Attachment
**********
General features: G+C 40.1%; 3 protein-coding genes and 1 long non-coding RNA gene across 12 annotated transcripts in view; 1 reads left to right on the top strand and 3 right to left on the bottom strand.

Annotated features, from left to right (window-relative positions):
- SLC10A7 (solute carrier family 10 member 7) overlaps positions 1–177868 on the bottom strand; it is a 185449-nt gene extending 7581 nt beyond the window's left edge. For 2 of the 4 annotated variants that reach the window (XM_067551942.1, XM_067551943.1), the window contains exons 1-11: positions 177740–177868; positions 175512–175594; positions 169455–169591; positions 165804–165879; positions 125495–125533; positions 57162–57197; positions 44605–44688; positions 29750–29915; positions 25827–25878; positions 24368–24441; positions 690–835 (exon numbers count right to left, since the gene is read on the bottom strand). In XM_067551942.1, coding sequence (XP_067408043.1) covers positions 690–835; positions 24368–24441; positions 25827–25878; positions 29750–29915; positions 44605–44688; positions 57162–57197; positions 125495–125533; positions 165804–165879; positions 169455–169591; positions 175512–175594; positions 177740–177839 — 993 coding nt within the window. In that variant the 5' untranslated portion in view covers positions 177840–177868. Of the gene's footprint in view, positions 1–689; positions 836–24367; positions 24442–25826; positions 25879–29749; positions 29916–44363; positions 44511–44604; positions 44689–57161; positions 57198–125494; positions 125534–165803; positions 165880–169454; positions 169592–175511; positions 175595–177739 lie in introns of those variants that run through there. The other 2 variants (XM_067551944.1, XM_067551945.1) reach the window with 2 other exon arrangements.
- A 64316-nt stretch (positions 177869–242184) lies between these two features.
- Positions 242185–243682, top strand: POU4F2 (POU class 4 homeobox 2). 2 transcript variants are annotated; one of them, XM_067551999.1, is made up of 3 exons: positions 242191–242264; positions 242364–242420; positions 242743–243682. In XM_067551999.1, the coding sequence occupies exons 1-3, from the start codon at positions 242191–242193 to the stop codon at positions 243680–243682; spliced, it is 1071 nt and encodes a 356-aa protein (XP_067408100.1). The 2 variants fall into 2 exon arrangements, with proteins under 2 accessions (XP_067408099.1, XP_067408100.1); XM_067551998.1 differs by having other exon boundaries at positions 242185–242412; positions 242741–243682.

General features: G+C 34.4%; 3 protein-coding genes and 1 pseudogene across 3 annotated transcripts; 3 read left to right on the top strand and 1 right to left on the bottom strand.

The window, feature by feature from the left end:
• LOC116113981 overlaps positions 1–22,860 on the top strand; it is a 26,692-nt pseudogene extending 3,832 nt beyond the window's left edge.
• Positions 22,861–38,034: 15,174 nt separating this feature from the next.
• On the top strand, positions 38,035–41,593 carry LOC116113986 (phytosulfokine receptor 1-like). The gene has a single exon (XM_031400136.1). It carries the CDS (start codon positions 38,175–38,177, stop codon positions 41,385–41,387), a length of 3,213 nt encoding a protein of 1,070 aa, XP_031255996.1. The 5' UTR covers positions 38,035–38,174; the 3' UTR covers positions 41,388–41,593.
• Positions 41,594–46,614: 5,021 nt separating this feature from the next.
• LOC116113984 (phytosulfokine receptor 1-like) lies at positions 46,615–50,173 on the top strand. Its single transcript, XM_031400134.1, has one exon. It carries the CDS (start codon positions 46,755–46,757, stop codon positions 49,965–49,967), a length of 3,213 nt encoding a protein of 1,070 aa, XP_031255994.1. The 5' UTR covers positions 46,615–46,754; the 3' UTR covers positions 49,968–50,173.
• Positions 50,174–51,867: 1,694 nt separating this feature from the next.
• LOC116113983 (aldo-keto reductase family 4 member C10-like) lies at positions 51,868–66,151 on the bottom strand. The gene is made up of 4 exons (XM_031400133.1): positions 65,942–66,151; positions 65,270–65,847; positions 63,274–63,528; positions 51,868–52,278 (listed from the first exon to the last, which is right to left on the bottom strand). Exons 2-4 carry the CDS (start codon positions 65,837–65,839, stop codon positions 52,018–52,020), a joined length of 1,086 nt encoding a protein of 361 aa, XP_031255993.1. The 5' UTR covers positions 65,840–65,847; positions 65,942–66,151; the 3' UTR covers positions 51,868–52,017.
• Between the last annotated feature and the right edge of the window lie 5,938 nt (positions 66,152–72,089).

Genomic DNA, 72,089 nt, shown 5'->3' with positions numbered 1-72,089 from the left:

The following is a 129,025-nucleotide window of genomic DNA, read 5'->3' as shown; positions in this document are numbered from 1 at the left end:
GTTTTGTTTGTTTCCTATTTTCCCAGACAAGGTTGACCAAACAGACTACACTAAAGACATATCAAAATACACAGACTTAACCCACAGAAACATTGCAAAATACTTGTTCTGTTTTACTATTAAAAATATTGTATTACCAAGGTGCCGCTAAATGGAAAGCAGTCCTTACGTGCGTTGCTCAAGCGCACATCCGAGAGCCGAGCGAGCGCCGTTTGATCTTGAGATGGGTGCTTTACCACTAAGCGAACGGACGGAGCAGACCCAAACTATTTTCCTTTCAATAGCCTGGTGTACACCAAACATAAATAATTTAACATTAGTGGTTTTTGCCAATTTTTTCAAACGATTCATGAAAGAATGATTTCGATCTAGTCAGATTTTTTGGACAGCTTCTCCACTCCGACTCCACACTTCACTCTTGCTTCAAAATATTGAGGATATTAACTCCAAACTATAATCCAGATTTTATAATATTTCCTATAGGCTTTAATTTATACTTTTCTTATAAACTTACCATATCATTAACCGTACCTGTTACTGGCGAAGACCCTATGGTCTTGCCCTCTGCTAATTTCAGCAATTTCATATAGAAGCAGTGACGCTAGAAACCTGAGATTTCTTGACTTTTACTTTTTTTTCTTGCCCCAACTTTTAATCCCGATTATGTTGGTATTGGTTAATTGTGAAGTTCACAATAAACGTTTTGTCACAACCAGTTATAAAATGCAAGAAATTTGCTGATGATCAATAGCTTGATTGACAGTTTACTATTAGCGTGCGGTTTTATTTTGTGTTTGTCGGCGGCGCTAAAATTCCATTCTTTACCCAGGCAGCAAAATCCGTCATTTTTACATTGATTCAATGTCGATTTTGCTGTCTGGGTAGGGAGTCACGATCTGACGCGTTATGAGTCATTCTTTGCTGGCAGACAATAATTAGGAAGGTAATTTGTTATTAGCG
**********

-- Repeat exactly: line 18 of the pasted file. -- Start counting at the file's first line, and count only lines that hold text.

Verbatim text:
GTTTTGTTTGTTTCCTATTTTCCCAGACAAGGTTGACCAAACAGACTACACTAAAGACATATCAAAATACACAGACTTAACCCACAGAAACATTGCAAAATACTTGTTCTGTTTTACTATTAAAAATATTGTATTACCAAGGTGCCGCTAAATGGAAAGCAGTCCTTACGTGCGTTGCTCAAGCGCACATCCGAGAGCCGAGCGAGCGCCGTTTGATCTTGAGATGGGTGCTTTACCACTAAGCGAACGGACGGAGCAGACCCAAACTATTTTCCTTTCAATAGCCTGGTGTACACCAAACATAAATAATTTAACATTAGTGGTTTTTGCCAATTTTTTCAAACGATTCATGAAAGAATGATTTCGATCTAGTCAGATTTTTTGGACAGCTTCTCCACTCCGACTCCACACTTCACTCTTGCTTCAAAATATTGAGGATATTAACTCCAAACTATAATCCAGATTTTATAATATTTCCTATAGGCTTTAATTTATACTTTTCTTATAAACTTACCATATCATTAACCGTACCTGTTACTGGCGAAGACCCTATGGTCTTGCCCTCTGCTAATTTCAGCAATTTCATATAGAAGCAGTGACGCTAGAAACCTGAGATTTCTTGACTTTTACTTTTTTTTCTTGCCCCAACTTTTAATCCCGATTATGTTGGTATTGGTTAATTGTGAAGTTCACAATAAACGTTTTGTCACAACCAGTTATAAAATGCAAGAAATTTGCTGATGATCAATAGCTTGATTGACAGTTTACTATTAGCGTGCGGTTTTATTTTGTGTTTGTCGGCGGCGCTAAAATTCCATTCTTTACCCAGGCAGCAAAATCCGTCATTTTTACATTGATTCAATGTCGATTTTGCTGTCTGGGTAGGGAGTCACGATCTGACGCGTTATGAGTCATTCTTTGCTGGCAGACAATAATTAGGAAGGTAATTTGTTATTAGCG